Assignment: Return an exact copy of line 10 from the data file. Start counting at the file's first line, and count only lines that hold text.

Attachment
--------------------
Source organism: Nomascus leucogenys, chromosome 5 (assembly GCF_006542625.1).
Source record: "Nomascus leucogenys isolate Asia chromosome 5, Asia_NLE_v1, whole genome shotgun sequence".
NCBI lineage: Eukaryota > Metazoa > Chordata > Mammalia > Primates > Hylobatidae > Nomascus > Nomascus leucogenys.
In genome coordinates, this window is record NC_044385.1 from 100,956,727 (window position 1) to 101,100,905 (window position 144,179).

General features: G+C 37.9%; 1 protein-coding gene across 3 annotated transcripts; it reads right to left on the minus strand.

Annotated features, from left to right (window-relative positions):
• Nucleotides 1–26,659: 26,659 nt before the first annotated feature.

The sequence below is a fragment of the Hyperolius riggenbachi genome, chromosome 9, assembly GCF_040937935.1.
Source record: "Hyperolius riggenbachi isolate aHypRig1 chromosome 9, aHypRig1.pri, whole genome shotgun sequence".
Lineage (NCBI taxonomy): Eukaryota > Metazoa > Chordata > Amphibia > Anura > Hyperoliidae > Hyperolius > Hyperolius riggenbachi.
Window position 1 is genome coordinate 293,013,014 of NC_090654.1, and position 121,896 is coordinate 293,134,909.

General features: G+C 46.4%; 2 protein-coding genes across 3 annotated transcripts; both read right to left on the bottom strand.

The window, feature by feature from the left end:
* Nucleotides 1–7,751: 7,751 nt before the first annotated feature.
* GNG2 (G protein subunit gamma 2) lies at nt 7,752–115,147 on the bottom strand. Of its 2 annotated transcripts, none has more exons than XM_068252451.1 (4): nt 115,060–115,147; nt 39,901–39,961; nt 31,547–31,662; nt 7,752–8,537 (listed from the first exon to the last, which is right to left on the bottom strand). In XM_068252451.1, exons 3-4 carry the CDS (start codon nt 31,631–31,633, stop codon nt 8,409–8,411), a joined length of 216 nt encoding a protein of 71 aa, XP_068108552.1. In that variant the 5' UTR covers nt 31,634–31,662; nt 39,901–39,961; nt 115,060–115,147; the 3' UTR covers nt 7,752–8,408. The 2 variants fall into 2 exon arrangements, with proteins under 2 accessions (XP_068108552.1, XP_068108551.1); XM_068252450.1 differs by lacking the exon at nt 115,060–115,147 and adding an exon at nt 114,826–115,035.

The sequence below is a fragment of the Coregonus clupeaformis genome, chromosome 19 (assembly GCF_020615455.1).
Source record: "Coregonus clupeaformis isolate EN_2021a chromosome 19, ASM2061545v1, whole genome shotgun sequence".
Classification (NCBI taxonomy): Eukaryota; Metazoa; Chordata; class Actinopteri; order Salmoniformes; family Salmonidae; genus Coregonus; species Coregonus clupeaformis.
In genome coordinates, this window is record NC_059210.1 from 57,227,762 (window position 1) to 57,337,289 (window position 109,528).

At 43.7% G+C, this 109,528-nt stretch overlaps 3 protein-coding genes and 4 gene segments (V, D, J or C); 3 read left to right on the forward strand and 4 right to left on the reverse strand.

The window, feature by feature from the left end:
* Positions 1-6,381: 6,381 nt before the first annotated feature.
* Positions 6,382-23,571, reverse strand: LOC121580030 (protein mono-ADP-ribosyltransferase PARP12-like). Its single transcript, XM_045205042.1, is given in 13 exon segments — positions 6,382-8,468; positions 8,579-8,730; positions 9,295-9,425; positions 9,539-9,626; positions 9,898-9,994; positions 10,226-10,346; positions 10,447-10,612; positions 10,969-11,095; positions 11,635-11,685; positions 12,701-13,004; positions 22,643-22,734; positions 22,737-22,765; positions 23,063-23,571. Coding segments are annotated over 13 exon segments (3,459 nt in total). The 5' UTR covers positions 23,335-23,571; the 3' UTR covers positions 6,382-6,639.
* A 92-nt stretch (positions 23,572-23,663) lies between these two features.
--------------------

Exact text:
Lineage (NCBI taxonomy): Eukaryota > Metazoa > Chordata > Amphibia > Anura > Hyperoliidae > Hyperolius > Hyperolius riggenbachi.